Any of these exercises will probably be an overestimate or underestimate of what the ideal price ought to be for a new item, but it will at least give you a starting point from which to adjust. You’ll never know the real effect until it hits your store shelf for consumers to purchase.

Inferencing generally works, in pricing as well as in life. But science gets you closer, and gets you optimized. Once you have a few weeks or months of actual performance data, your pricing teams will be more equipped to make educated decisions on subsequent pricing changes.

Build pricing confidence with a ‘price changing’ culture

If you embrace a culture of making more pricing changes (and fair ones, at that), you will simultaneously be strengthening your pricing confidence. This means the next time you introduce a new chocolate bar, for example, you’ll have an even smarter model to inform those initial pricing strategy decisions.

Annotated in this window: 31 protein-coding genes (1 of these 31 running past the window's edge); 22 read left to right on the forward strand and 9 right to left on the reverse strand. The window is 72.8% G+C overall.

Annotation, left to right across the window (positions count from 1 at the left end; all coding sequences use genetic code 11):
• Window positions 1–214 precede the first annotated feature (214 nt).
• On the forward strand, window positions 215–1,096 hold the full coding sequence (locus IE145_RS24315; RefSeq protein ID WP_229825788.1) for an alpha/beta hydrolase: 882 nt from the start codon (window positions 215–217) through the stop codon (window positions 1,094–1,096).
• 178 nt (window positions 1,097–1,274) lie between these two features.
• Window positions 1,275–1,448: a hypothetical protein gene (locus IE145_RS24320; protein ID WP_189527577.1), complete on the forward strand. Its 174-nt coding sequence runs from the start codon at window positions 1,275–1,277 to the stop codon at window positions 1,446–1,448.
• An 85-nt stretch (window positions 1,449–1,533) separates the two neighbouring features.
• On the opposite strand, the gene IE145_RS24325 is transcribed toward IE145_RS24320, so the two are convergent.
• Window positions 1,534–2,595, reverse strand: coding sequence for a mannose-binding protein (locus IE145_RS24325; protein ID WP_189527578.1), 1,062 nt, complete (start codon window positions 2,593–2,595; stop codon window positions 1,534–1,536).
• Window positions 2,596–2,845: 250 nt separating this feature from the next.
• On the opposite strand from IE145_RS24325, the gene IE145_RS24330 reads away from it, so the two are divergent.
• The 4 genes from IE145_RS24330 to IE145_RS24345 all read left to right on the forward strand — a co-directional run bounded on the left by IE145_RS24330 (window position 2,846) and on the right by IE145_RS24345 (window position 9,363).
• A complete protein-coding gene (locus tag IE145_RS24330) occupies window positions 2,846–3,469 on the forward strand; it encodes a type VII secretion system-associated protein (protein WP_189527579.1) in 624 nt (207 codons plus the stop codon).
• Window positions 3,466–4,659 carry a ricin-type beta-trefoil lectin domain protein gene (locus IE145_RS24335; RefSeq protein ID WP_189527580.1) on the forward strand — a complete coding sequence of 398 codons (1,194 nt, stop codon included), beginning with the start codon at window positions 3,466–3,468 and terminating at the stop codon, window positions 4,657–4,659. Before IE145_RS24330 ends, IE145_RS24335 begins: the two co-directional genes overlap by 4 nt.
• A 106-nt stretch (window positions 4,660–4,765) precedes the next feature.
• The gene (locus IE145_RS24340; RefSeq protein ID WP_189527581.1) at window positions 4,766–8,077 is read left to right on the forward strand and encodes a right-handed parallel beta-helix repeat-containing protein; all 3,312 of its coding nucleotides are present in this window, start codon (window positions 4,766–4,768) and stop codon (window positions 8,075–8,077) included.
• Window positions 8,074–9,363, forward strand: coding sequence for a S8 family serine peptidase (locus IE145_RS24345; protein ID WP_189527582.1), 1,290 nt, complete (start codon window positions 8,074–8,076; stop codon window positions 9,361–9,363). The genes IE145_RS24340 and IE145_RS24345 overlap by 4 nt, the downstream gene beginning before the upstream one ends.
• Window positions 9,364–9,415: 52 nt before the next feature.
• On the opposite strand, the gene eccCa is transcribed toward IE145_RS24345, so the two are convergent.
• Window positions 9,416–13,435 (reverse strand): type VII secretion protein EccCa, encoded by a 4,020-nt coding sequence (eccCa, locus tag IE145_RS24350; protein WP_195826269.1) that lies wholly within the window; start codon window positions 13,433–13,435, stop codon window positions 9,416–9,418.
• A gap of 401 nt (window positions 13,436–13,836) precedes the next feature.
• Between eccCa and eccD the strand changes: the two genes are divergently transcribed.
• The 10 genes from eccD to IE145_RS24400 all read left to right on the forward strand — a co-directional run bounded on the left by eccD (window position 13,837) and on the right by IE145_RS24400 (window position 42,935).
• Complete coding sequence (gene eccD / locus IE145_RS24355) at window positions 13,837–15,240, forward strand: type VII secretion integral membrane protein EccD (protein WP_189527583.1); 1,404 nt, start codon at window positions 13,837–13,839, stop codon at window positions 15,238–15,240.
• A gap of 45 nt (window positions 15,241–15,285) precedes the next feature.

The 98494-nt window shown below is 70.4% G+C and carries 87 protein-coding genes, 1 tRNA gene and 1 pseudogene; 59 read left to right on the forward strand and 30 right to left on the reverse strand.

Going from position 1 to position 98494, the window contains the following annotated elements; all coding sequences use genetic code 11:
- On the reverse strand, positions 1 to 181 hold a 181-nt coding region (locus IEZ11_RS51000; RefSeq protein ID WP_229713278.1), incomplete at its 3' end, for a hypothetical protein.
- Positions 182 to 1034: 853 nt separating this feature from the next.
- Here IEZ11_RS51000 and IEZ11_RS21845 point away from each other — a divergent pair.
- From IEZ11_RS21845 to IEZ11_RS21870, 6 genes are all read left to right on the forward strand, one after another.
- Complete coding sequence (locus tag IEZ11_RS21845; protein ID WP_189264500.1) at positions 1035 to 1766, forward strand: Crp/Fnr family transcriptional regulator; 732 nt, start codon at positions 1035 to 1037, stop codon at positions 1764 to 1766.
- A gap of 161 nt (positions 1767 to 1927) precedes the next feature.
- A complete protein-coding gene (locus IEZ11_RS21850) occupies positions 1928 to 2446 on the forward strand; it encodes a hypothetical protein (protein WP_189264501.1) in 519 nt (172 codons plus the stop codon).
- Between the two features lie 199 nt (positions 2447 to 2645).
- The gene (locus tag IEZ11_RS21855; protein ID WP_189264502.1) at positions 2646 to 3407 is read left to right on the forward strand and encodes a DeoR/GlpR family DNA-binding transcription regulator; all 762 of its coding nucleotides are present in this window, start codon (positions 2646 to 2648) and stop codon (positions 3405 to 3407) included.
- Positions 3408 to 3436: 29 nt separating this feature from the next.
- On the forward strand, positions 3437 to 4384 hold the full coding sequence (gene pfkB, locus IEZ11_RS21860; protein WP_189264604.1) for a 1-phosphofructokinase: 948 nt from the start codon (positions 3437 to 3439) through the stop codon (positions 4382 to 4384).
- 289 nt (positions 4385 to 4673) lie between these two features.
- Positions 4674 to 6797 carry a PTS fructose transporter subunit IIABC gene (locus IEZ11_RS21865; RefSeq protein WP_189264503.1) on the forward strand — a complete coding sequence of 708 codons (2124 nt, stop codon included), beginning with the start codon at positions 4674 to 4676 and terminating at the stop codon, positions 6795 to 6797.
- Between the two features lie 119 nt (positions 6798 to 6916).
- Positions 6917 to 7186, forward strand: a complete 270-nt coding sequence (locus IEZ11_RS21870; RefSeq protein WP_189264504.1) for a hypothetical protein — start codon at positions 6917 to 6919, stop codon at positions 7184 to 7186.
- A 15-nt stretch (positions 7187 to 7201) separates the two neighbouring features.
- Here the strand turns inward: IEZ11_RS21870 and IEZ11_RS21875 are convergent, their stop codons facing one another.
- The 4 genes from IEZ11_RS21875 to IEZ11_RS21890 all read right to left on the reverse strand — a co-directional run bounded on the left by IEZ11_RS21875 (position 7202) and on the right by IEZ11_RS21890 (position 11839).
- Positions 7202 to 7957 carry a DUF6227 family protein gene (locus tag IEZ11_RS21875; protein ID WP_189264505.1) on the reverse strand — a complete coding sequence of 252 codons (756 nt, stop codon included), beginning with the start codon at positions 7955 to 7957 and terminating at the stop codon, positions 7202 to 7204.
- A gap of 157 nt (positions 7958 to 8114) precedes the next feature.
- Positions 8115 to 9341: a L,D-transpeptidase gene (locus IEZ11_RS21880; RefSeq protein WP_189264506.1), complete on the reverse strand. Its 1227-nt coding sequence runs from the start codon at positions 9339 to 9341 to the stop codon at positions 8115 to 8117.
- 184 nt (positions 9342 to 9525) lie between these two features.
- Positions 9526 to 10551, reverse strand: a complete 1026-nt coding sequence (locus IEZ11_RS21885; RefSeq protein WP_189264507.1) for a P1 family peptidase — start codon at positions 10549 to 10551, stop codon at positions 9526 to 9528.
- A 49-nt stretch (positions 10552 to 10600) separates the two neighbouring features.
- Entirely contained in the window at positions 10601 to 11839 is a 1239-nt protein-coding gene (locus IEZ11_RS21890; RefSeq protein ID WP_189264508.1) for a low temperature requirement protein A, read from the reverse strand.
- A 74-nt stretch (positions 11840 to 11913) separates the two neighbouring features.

It’s a fortuitous cycle, really. Intelligence grows and everything gets smarter with each discrete piece of data. The quality of the AI model quickly accelerates. In just a couple weeks, the model can already start adjusting, making price recommendations, and helping you identify more product relationships. From there, pricing teams can follow trends closely, monitor and seek explanation for why things happen, and continually tweak pricing and promotions to be optimized for profitable growth.

Think about it: Even cents per unit add up over days and stores. This is why following pricing dynamics in the weeks after product rollout is critical to a retailer’s bottom line. Setting initial price can be a huge challenge, but with the right data landscape and advanced technology to aid in the decision making, you can be successful in setting initial price.

Interested in chatting more about the challenges you face in setting an initial price, and how AI can assist? Let’s talk.